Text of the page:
Mar 07 2012

Shelby: HHS Budget Request Abandons Commitment to Medical Research

U.S. Senator Richard Shelby (R-Ala.), Ranking Member of the Appropriations Subcommittee on Labor, Health and Human Services, Education, and Related Agencies (Labor/HHS) today made the following statement at a Subcommittee hearing on the Department of Health and Human Services Fiscal Year 2013 Budget Proposal:

“Thank you, Mr. Chairman.  Secretary Sebelius, thank you for appearing today to discuss the Department of Health and Human Services’ (HHS) Fiscal Year 2013 budget. 

“We are living in difficult times.  America’s gross debt has increased more than $5 trillion during President Obama’s first three years in office and the Fiscal Year 2013 budget request does nothing to curb spending or put our country on a fiscally sustainable path.  In fact, the Administration has built the 2013 budget based on the flawed philosophy of spend now, pay later.  But as the turmoil in Greece is verifying, at some point the bill must be paid.

“One of the key fiscal challenges facing the federal government is health care spending.  In the last twenty years, total funding for the Department of Health and Human Services has tripled.  Since 2001, the Department’s discretionary appropriation has increased by 45 percent.  The President’s answer to control health spending, the Affordable Care Act, continues to grow our nation’s deficit, and its bills are piling up. 

“In Fiscal Year 2013, the budget requests a $1 billion increase in discretionary dollars for the Centers for Medicare and Medicaid Services to continue implementation of Affordable Care Act activities.  This is in addition to the $15.4 billion in mandatory funding the Affordable Care Act directly appropriated since Fiscal Year 2011.  By combining discretionary and mandatory funding streams, the majority of the Affordable Care Act circumvents the yearly appropriations process that is crucial to providing transparency to funding decisions.  

“As we attempt to rein in federal spending, it is clear that a comprehensive view to fund health care programs is necessary.  Instead of using budgetary smoke and mirrors, we should examine all sources of funding – discretionary and mandatory – before the Appropriations Committee determines an appropriate level of discretionary funding.  Many programs advertise their baseline reduction, when, in fact, they are recipients of significant mandatory funding from the Affordable Care Act.  Agencies and programs should no longer deceive the American taxpayer by arguing their spending is reduced when they also receive mandatory funding from the Affordable Care Act that supplements, and in many cases greatly increases, their spending level.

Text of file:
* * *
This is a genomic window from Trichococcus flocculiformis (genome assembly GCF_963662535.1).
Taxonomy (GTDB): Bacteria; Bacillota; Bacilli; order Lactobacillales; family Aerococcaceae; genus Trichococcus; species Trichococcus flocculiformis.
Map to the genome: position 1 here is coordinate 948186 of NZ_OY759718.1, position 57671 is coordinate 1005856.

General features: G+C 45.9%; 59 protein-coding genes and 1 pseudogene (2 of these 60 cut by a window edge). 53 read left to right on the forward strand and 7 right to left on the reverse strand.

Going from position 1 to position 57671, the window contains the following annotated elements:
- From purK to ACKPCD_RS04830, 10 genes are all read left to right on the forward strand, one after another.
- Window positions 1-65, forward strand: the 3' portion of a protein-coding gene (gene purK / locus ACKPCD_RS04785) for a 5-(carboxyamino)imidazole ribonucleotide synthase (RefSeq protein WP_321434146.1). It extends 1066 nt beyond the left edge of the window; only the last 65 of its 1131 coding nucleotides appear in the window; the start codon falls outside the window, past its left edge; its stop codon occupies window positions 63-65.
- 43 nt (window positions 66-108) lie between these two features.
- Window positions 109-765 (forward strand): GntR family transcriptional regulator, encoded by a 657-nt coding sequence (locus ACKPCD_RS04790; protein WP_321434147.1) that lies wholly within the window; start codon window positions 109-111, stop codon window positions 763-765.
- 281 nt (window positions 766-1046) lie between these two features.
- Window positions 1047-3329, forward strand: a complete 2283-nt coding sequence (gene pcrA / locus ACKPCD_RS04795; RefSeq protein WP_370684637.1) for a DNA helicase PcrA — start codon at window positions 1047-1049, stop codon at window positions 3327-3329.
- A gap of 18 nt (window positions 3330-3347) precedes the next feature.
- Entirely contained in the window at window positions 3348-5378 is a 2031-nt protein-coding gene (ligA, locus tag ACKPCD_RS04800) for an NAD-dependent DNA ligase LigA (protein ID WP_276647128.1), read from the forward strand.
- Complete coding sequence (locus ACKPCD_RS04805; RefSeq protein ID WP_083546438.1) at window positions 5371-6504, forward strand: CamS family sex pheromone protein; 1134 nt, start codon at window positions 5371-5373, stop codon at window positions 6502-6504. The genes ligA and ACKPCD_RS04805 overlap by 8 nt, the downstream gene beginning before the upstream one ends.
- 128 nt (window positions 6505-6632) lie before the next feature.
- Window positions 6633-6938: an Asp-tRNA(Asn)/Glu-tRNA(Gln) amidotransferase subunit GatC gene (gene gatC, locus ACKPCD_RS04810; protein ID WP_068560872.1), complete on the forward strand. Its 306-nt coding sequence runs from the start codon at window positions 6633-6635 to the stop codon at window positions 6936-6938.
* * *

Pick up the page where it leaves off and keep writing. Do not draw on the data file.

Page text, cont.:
“It is also critical that our Subcommittee carefully consider the effects of the Affordable Care Act’s mandatory funding on important health care programs that may not be able to continue when the Act is repealed.  The Administration has used the Affordable Care Act’s mandatory spending, which is not subject to a vote by Congress every year, to backfill key discretionary programs.  The Administration then diverts discretionary dollars to fund new programs.  When the Affordable Care Act is repealed, many important programs like Community Health Centers and the Section 317 Immunization program at the Centers for Disease Control will be in jeopardy because their base funding provided by the Labor/HHS Appropriations bill has been so significantly reduced.

“It is time to stop deceptive budgeting.  We should be looking at the resources programs need for this fiscal year and not necessarily their long-enjoyed funding history.  Congress should carefully review programs to ensure funding is targeted to those that are the most successful and achieve the best results. 

“That is why I am disappointed that the Administration has cut funding for the National Institutes of Health (NIH).  In the last 30 years, biomedical research has yielded significant scientific discoveries that have extended life, reduced illness, and cut health care costs considerably.  Secretary Sebelius, your budget request abandons our nation’s commitment to advancing medical research.  In fact, the request does not keep pace with biomedical research inflation and as a result, in inflationary adjusted dollars, the NIH is nearly 20 percent below where they were 10 years ago. 

“Our nation’s leading researchers will never find a cure for the debilitating diseases that affect us without a commitment to advancing medical research.  It is critical to invest in biomedical research to ensure the U.S. continues to make progress towards medical discoveries that improve lives, make treatment more effective, and lower overall health care costs.

“Mr. Chairman, I look forward to working with you this year to craft a bill that balances the needs of our health care system within our country’s fiscal restraints.

“Thank you.”